The automatic removal and replacement of the side door(s) may be accomplished in many ways such as, but not limited to the use of springs, shocks, hydraulics, electrically (AC or DC), solar, infrared sensors, or any newer technology that provides the easiest method. The removal and return of the side door may also be designed to be operated manually by the user, or the side doors may be constructed to remove or return by a combination of automatic and manual operation. The wall may be designed to retract under, over, or to the side of the bassinet.

For in-hospital use, the bassinet that has an automatic returning wall should have a latch to hold both doors down at the same time. The latch would be used by medical personnel only, in the event that unobstructed access is needed to resuscitate an infant who is choking or not breathing.

Newborn care in the hospital nursery is becoming a thing of the past as mothers are keeping their newborns in their room night and day, referred to as “rooming in”. New mothers have stated that due to exhaustion following labor, “rooming in” 24 hours a day prevents mother's from sleeping, for fear they may doze off while they are holding or feeding their newborn in the postpartum bed, and accidentally drop or lay on their baby. Mother's fears are proving valid: Joint Commission, the agency that accredits all hospitals in the U.S., published a research article in their July 2011 edition, showing that infant falls, and suffocation by overlay are occurring in hospitals where the infant is “rooming in”. Hospitals are looking for a solution to keep newborns from harm, and the “easy access bassinet” provides one answer.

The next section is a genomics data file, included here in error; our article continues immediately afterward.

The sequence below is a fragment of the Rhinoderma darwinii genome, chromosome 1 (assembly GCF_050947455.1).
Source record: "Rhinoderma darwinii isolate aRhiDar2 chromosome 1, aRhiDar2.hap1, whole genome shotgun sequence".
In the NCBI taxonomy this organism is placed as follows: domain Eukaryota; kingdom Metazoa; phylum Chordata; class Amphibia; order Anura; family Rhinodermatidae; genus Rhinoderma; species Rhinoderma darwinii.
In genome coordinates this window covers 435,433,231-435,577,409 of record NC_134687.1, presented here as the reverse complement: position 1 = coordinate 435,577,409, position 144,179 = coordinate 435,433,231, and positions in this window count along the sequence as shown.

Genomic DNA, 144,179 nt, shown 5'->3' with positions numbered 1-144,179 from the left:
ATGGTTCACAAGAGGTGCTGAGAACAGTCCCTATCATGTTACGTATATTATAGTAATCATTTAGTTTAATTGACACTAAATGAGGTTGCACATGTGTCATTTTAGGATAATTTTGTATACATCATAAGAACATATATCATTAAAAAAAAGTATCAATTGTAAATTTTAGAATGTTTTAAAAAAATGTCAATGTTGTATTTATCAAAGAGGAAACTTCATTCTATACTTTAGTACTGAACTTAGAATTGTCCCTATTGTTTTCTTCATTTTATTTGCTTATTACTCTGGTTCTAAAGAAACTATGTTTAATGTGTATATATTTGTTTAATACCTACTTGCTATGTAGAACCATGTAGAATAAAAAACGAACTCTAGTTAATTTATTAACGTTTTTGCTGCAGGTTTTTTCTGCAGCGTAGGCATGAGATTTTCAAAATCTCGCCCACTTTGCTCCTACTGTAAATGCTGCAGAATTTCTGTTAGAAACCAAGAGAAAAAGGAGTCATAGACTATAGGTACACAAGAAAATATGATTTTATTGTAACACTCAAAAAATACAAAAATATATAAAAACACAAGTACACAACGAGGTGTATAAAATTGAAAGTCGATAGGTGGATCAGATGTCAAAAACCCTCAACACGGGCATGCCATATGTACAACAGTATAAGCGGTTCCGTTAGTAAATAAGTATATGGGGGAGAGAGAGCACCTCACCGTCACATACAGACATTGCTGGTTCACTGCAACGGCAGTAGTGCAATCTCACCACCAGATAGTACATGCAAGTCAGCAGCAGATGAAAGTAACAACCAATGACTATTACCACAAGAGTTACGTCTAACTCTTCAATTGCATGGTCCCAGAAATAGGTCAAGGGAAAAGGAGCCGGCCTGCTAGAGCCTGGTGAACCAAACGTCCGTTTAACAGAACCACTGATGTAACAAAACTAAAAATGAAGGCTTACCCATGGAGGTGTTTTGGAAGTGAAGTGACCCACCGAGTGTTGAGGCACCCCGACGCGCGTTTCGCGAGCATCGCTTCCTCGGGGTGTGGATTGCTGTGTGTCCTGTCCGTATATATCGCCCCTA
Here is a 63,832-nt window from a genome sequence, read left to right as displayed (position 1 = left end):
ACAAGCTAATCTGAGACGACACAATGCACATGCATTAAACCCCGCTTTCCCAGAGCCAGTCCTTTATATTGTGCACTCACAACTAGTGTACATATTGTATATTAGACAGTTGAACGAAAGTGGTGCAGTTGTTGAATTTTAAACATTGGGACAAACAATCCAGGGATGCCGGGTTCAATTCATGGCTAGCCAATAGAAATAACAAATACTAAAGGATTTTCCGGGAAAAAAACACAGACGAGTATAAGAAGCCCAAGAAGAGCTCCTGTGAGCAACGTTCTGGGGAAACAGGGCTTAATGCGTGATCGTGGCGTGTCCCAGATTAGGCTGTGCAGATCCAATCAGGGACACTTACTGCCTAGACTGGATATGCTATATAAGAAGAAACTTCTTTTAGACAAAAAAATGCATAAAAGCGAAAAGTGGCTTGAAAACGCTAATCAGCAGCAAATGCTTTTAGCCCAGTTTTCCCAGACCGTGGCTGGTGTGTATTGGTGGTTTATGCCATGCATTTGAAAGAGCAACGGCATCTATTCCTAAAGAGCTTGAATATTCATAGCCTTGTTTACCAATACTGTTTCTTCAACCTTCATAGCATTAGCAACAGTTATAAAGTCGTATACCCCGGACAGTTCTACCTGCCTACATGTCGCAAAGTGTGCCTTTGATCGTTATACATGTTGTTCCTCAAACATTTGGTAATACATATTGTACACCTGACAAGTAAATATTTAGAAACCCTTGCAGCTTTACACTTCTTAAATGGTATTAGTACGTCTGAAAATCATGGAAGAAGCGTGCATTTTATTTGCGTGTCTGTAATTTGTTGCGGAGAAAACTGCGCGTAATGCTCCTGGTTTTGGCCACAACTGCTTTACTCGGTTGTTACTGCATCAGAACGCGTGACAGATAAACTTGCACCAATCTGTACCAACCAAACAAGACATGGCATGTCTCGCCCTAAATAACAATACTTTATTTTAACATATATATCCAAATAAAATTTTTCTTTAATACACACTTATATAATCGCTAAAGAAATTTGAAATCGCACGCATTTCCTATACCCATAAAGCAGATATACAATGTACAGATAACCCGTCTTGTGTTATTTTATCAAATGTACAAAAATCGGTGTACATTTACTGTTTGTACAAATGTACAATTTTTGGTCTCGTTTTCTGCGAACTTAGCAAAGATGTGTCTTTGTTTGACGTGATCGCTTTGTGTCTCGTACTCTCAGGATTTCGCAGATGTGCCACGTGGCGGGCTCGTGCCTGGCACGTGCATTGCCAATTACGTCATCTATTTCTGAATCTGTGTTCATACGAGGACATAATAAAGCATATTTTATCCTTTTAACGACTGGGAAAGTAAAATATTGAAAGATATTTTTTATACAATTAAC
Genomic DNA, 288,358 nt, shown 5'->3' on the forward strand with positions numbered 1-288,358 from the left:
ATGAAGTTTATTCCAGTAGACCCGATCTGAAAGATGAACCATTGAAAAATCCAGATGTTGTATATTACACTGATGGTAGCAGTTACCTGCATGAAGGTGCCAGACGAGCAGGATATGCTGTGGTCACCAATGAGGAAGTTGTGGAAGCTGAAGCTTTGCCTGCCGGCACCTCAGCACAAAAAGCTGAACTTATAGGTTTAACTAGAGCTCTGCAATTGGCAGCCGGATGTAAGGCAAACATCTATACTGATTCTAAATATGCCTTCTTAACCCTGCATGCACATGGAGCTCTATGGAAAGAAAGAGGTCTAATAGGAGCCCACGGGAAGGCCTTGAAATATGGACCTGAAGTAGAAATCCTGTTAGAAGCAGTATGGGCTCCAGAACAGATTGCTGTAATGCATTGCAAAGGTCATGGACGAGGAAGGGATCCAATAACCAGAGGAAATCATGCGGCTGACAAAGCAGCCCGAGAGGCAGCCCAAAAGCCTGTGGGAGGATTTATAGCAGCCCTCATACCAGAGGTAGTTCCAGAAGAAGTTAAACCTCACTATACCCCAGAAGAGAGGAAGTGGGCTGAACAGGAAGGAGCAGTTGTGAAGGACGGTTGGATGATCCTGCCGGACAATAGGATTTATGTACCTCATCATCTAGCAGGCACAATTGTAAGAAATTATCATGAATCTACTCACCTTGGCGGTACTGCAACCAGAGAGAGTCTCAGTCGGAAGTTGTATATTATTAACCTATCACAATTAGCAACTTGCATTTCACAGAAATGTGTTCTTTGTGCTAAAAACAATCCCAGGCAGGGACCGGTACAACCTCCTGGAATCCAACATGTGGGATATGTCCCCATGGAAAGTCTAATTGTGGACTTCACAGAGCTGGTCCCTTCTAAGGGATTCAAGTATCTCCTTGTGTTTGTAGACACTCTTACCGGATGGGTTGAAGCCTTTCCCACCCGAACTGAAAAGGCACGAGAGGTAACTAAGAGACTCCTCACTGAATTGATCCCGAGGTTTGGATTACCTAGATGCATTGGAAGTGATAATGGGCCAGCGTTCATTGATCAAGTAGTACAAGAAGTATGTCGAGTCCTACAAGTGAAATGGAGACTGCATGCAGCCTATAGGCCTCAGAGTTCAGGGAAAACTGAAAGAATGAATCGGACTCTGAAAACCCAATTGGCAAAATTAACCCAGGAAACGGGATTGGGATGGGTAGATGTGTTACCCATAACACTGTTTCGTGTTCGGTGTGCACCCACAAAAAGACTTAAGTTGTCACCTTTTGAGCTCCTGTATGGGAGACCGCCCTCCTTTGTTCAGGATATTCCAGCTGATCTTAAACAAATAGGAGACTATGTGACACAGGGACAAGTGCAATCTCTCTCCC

While the invention has been described in its preferred embodiments, the words which have been used are words of description and not of limitation. Therefore, changes may be made within the appended claims without departing from the true scope of the invention.

Claims (14)

What is claimed is:
1. A bassinet that helps protect a baby from rolling out when a mother is breast feeding the baby, comprising: